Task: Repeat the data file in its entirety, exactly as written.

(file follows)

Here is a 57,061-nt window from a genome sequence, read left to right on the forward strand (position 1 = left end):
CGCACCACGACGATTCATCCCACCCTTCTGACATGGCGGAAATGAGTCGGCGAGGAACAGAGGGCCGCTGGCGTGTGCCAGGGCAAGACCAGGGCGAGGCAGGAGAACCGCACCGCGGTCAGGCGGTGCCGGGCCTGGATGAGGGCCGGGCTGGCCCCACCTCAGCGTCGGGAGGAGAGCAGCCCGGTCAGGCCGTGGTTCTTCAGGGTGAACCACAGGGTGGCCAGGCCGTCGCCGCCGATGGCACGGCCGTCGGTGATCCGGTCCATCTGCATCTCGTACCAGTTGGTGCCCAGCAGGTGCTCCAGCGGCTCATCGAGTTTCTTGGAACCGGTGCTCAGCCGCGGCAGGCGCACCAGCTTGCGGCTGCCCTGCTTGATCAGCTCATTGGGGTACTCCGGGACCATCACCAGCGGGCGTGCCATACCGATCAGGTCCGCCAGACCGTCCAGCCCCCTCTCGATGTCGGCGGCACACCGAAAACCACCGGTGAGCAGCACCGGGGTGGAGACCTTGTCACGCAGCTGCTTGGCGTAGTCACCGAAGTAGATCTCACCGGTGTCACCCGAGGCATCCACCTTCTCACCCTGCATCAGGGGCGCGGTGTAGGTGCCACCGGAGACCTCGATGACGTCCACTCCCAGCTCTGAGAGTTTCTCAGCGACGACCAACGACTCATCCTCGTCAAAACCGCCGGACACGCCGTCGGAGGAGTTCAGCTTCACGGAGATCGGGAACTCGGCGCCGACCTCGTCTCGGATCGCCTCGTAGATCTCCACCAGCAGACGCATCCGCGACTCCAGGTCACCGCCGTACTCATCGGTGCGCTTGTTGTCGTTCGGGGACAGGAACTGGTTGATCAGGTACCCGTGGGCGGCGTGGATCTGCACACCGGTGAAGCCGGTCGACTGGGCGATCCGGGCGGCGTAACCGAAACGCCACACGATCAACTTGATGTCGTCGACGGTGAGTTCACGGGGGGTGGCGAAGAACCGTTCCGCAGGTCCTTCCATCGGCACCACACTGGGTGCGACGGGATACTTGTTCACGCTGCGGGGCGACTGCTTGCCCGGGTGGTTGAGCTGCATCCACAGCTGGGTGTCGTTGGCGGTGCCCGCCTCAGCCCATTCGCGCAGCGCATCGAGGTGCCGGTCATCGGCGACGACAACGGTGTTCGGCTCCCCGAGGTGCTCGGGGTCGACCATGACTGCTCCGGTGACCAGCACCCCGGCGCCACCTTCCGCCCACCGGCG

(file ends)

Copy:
Here is a 57,061-nt window from a genome sequence, read left to right on the forward strand (position 1 = left end):
CGCACCACGACGATTCATCCCACCCTTCTGACATGGCGGAAATGAGTCGGCGAGGAACAGAGGGCCGCTGGCGTGTGCCAGGGCAAGACCAGGGCGAGGCAGGAGAACCGCACCGCGGTCAGGCGGTGCCGGGCCTGGATGAGGGCCGGGCTGGCCCCACCTCAGCGTCGGGAGGAGAGCAGCCCGGTCAGGCCGTGGTTCTTCAGGGTGAACCACAGGGTGGCCAGGCCGTCGCCGCCGATGGCACGGCCGTCGGTGATCCGGTCCATCTGCATCTCGTACCAGTTGGTGCCCAGCAGGTGCTCCAGCGGCTCATCGAGTTTCTTGGAACCGGTGCTCAGCCGCGGCAGGCGCACCAGCTTGCGGCTGCCCTGCTTGATCAGCTCATTGGGGTACTCCGGGACCATCACCAGCGGGCGTGCCATACCGATCAGGTCCGCCAGACCGTCCAGCCCCCTCTCGATGTCGGCGGCACACCGAAAACCACCGGTGAGCAGCACCGGGGTGGAGACCTTGTCACGCAGCTGCTTGGCGTAGTCACCGAAGTAGATCTCACCGGTGTCACCCGAGGCATCCACCTTCTCACCCTGCATCAGGGGCGCGGTGTAGGTGCCACCGGAGACCTCGATGACGTCCACTCCCAGCTCTGAGAGTTTCTCAGCGACGACCAACGACTCATCCTCGTCAAAACCGCCGGACACGCCGTCGGAGGAGTTCAGCTTCACGGAGATCGGGAACTCGGCGCCGACCTCGTCTCGGATCGCCTCGTAGATCTCCACCAGCAGACGCATCCGCGACTCCAGGTCACCGCCGTACTCATCGGTGCGCTTGTTGTCGTTCGGGGACAGGAACTGGTTGATCAGGTACCCGTGGGCGGCGTGGATCTGCACACCGGTGAAGCCGGTCGACTGGGCGATCCGGGCGGCGTAACCGAAACGCCACACGATCAACTTGATGTCGTCGACGGTGAGTTCACGGGGGGTGGCGAAGAACCGTTCCGCAGGTCCTTCCATCGGCACCACACTGGGTGCGACGGGATACTTGTTCACGCTGCGGGGCGACTGCTTGCCCGGGTGGTTGAGCTGCATCCACAGCTGGGTGTCGTTGGCGGTGCCCGCCTCAGCCCATTCGCGCAGCGCATCGAGGTGCCGGTCATCGGCGACGACAACGGTGTTCGGCTCCCCGAGGTGCTCGGGGTCGACCATGACTGCTCCGGTGACCAGCACCCCGGCGCCACCTTCCGCCCACCGGCG